The World Bank Group on Thursday announced that it has approved a USD 48m (181bn shillings) to help Uganda fight the desert locusts
Since February this year, at least 24 districts in 6 sub-regions of Uganda have been attacked by the locusts: Acholi, Karamoja, Lango, Sebei, Teso and Bugisu.
The outbreak threatens the food security and livelihoods of millions of Ugandans, the World Bank said in a statement.
The money is just slightly below the $50m loan that Uganda had sought to borrow from the bank to deal with desert locusts. The country has already spent about 20billion Uganda shillings on fighting locusts.
The latest loan is also one of the two loans that the country is asking from the World Bank. Another loan, yet to be approved, is the USD300m (Shs1.1trillion) to fund part of the health interventions in response to the Coronavirus (COVID-19) this financial year.
With government revenues at their lowest at the moment yet facing more demand for resources to deal with unbudgeted for occurrences like the Coronavirus pandemic, desert locusts and destruction from extreme weather, government is on a borrowing extravaganza.
For the desert locusts, the World Bank cites an assessment carried out by Food and Agriculture Organisation (FAO) and the World Food Program (WFP) in Karamoja and Teso, showing it would cost between $12 million and $42 million to safeguard and restore livelihoods if surveillance and locust management measures are lacking or ineffective.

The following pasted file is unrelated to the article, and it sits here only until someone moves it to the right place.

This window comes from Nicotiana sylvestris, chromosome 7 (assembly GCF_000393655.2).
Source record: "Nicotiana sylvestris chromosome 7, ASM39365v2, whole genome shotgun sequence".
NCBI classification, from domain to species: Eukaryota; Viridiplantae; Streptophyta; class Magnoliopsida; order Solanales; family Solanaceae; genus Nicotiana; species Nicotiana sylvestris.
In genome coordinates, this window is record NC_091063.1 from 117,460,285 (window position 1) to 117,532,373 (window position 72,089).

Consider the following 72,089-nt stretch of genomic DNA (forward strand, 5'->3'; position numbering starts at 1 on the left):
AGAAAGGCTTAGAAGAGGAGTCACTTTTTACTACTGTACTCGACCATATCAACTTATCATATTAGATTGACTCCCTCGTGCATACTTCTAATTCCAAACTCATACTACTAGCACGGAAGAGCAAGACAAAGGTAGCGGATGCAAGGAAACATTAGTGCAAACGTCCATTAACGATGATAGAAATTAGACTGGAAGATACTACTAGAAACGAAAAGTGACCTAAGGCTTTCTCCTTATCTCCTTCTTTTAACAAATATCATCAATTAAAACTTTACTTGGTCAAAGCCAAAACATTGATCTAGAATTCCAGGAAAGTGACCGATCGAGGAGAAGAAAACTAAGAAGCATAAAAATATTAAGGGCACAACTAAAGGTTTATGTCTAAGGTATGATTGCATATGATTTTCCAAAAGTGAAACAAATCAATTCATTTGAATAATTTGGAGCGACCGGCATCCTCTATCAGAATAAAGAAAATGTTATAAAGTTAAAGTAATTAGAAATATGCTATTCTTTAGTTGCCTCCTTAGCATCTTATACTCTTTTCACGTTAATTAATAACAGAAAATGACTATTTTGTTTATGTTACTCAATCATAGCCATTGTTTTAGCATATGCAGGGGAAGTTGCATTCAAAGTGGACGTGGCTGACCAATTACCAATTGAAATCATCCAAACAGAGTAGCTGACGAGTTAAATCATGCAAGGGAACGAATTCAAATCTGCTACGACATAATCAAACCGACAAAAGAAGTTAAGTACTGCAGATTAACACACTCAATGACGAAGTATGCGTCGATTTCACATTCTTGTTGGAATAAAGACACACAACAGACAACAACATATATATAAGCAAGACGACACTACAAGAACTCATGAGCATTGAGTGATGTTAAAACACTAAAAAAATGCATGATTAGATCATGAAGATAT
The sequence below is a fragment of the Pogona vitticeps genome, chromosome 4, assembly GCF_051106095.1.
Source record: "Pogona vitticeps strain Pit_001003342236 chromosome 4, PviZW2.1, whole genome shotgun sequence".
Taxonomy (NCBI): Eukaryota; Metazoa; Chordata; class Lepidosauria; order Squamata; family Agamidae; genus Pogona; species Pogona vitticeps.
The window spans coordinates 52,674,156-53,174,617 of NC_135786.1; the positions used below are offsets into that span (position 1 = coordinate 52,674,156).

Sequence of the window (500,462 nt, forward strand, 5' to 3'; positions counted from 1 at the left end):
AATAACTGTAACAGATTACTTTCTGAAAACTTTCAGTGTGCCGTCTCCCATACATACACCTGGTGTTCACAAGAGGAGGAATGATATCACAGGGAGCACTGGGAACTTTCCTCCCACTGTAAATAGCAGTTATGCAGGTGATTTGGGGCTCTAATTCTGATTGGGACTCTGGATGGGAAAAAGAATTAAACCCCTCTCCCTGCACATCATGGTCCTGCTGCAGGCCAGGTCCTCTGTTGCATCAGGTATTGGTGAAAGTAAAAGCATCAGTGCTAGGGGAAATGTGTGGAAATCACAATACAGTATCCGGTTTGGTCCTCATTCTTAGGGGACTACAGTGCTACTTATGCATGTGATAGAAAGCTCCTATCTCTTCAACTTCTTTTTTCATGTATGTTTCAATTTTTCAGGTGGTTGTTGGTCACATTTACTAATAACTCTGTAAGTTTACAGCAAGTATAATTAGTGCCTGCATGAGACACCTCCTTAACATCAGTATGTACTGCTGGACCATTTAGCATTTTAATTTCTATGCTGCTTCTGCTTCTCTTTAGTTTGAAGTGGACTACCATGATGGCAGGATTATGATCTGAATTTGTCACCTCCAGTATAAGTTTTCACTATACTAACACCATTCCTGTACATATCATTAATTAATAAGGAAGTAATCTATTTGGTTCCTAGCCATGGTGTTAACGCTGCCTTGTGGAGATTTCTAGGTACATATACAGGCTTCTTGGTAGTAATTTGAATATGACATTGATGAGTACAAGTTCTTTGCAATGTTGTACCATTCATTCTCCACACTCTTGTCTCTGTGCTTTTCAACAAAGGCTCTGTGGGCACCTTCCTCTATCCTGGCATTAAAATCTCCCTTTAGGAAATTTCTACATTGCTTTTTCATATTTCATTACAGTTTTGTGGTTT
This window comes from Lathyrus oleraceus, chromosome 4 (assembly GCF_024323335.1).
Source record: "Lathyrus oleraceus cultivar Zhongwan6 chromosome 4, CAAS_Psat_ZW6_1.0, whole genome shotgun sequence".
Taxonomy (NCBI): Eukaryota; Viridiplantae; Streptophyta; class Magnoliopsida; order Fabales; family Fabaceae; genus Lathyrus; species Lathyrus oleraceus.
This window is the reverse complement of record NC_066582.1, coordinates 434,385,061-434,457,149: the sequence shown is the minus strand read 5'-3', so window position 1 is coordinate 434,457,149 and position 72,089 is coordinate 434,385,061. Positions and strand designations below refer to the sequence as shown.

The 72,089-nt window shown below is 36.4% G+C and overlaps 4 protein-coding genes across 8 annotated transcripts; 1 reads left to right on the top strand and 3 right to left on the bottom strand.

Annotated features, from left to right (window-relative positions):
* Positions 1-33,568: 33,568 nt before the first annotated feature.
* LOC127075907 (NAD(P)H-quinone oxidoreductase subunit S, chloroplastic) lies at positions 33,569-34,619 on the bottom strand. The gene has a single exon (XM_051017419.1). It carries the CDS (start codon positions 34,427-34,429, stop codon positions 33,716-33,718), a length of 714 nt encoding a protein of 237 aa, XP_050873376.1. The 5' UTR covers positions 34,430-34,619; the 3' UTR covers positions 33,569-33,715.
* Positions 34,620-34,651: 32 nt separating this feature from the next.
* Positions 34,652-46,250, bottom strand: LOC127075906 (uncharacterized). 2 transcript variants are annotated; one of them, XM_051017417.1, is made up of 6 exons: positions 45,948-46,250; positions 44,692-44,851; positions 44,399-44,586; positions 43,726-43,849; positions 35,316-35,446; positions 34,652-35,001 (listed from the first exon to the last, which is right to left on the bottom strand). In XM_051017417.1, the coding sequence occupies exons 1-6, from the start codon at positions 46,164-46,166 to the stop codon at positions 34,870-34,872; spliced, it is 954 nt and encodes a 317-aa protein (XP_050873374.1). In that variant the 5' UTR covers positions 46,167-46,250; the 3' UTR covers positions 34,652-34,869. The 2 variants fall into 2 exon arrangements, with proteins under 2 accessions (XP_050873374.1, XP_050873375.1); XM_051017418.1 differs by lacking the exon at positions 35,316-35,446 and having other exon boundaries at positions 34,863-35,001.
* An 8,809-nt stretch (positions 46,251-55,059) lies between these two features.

An estimated 291,000 people are already considered severely food insecure in Karamoja and Teso.
The World Bank says the money will aid in formulation the Emergency Locust Response Program to help Uganda monitor and manage locust swarms to limit the growth of existing and new desert locust populations.
It’s also expected to improve coordination and early warning preparedness at the regional and national levels to prevent future infestations. The project is expected to support 950,000 direct beneficiaries and about 1.2m indirect beneficiaries in the locust-affected districts.
Tony Thompson, World Bank Uganda Country Manager, said “The locust invasion could coincide with the start of the planting season, which will likely affect the main staple crop production and the regeneration of grasslands for livestock feeds.”
He added that “these resources are timely to support affected households cope, and to strengthen Government’s response efforts.”